Hot Takes: The return of cursive singing, female rappers & Big Brother’s Ozone
Here are our hot takes from the previous week
Here are our hot takes from the previous week
We live in a world where the truth seems harder to grasp on to each day; every morsel of information is both fed right to us through the news and social media channels, and the rest is neatly buried beneath layers of hearsay. At times, the constant cycle of information is enough to overwhelm any individual, and I, myself have become too caught up in staying updated that I sometimes feel incredibly burnt out. If this is something that you also struggle with then please consider taking regular breaks.
It doesn’t help that the state of the word this year has been far from normal, and with the global health pandemic and its ensuing cosmic effects disrupting life as we know it, its become more important than ever to consume information that keeps you informed but entertained. Twitter has become a mainstay for many during the pandemic (this writer included) who wish to offload and share their thoughts in 280 characters without any filter, and though there are some takes that will surely have you rolling your eyes into their socket, there are also unifying moments where we all truly sit and engage with a range of various topics (Big Brother is one of those moments–unless you’re a die-hard stan).
For a bit of catharsis, The NATIVE has birthed a new column, Hot Takes, where every week, a different member of our editorial team will dissect different trending topics across the globe, and give their hot takes on each topic. This week, I’ve laughed incessantly at the widely circulated meme of Lani Good saying ‘bad boy piece of information’ and enjoyed a bit of new music from the rap girls. Here’s the tea:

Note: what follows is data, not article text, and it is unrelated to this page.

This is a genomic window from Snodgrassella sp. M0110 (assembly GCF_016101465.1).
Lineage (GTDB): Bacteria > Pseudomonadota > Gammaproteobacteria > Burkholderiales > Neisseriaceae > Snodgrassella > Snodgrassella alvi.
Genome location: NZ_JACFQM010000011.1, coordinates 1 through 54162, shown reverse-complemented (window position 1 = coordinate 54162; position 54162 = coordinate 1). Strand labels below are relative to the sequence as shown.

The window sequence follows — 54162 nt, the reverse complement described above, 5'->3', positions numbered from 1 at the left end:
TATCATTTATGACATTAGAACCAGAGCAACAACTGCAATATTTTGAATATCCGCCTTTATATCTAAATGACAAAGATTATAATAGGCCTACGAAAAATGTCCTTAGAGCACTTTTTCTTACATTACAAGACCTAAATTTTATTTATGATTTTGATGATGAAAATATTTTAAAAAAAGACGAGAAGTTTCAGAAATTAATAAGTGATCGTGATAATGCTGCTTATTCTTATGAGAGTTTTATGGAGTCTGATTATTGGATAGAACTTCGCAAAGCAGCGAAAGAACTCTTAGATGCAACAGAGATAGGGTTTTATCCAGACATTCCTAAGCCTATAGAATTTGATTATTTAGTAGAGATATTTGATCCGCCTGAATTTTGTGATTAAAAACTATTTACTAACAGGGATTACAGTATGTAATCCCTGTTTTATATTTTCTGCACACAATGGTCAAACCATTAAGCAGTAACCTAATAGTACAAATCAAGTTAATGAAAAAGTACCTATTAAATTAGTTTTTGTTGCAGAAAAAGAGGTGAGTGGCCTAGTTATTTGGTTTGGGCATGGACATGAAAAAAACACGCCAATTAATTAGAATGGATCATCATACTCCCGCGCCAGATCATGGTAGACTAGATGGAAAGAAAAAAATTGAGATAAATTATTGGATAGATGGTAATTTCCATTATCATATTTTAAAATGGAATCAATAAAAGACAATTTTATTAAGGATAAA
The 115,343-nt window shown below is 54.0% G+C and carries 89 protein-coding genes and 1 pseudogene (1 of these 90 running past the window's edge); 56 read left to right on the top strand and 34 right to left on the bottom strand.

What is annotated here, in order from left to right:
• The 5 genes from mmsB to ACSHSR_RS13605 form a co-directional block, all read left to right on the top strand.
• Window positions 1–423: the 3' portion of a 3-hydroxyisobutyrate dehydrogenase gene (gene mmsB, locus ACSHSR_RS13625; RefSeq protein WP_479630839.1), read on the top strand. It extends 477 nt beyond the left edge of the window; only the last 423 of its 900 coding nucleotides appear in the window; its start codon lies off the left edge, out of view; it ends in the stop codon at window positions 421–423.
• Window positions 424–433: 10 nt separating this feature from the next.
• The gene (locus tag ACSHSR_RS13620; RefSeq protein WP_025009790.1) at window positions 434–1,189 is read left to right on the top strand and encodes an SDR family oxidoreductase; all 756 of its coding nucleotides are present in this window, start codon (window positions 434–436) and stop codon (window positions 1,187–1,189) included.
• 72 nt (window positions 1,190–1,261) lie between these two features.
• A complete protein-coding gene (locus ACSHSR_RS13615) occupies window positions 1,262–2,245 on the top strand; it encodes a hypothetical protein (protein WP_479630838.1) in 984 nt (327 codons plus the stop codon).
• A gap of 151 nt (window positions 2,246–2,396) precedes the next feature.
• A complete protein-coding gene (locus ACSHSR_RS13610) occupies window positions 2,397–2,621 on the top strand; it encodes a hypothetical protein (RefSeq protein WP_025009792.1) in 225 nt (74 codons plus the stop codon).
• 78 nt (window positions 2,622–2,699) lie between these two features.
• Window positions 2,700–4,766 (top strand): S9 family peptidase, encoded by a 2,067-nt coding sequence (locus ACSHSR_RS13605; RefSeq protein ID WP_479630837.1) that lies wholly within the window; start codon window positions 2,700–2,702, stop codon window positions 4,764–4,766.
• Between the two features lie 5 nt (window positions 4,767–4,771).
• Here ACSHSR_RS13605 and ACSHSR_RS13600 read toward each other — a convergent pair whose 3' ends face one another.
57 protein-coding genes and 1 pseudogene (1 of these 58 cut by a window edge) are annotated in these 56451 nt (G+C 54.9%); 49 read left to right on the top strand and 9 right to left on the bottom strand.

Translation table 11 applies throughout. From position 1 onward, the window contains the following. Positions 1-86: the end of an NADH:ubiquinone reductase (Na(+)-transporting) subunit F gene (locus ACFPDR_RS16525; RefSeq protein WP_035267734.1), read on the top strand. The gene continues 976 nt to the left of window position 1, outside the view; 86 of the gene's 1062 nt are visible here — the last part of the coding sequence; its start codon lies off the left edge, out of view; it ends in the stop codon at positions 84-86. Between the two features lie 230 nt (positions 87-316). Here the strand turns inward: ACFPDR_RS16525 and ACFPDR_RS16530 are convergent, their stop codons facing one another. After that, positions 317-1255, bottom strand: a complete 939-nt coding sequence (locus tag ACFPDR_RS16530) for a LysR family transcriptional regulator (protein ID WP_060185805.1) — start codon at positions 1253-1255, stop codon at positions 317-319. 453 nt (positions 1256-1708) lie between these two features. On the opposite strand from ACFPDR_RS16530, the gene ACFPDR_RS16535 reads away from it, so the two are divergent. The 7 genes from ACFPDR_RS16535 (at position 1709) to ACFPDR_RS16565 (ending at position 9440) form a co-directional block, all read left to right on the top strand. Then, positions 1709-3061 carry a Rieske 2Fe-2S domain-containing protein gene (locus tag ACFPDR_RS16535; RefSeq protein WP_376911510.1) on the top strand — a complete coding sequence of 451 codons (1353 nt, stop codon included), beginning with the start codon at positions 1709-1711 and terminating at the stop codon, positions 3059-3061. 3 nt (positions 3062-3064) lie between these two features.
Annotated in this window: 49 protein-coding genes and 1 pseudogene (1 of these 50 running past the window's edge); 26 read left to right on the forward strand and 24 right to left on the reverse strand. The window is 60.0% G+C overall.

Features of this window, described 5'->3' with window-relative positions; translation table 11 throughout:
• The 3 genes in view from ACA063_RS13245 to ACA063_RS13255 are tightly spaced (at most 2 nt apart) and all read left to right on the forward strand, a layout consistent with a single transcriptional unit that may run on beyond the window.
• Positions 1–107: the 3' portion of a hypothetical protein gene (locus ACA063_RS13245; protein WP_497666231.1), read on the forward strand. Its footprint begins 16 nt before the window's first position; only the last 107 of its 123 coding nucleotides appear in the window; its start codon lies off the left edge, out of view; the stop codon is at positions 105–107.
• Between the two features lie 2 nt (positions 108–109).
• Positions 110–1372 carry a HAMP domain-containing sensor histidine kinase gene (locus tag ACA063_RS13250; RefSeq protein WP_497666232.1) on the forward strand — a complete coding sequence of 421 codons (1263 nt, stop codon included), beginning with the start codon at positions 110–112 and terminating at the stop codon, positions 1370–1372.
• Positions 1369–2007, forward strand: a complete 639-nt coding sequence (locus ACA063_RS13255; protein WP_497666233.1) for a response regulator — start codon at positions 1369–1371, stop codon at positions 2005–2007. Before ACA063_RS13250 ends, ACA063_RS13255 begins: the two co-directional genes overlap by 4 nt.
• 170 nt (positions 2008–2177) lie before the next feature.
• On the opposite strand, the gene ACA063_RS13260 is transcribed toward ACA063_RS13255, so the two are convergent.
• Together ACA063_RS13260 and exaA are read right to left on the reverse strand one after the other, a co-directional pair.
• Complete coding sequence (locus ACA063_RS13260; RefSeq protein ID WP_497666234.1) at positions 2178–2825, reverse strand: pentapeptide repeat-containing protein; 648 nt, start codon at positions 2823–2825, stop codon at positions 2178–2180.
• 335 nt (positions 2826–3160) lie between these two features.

What I’m watching on Youtube: Darkoo goes dating
One of my favorite things to do is learn more about my favorite artists and what better way to carry out that exercise than devoting hours of my day to scouring Youtube for the latest videos? This week, I’ve gone through podcast episodes, music videos, makeup tutorials, and more, but the one that’s stuck with me the most has been watching Darkoo, an openly out bisexual singer and rapper go on a blind date with a selection of women and men. I absolutely love how she’s able to seamlessly switch from wig and high-glam to bare-faced and low trim and with this month being bisexual visibility month, I can’t think of a better way to spend your time.
What I’m watching on Netflix: Greenleaf
I can’t believe it’s taken me this long to get into the American television series, Greenleaf but boy, have I been missing all this drama. After taking a break from watching new movies or shows (sometimes I get tired of staring at a screen), this has been the main source of my post-work relaxation. The show, which is on its fifth season (I’m currently on season three) is a Netflix drama based on the moralistic Greenleaf family, owners of a Memphis megachurch known as Calvary. Now if you’re not entirely religious like myself, you may be wondering what’s the deal with do-good churchgoers but Greenleaf goes deeper than religion and/or church and real unfurls the complexities of human beings; whether we are divinely ordered or not, we all make the same mistakes.
What I’m listening to: ‘Last Year Was Weird, Vol. 2’ by Tkay Maidza
Every month, there’s a new female rapper that’s my latest obsession and I am unashamed to say I stan all the girls severely. Last month, it was the talented Princesa28, and this month, I was thrilled to discover a new rap girl in 23-year old Australian-Zimbabwean singer/rapper, Tkay Maidza. First stumbling on the artist after I watched her video featuring another one of my faves, Kari Faux, I began to do more research into the vibrant artist and learnt that she was African. Once I found this out, it was a no brainer that I was going to stan.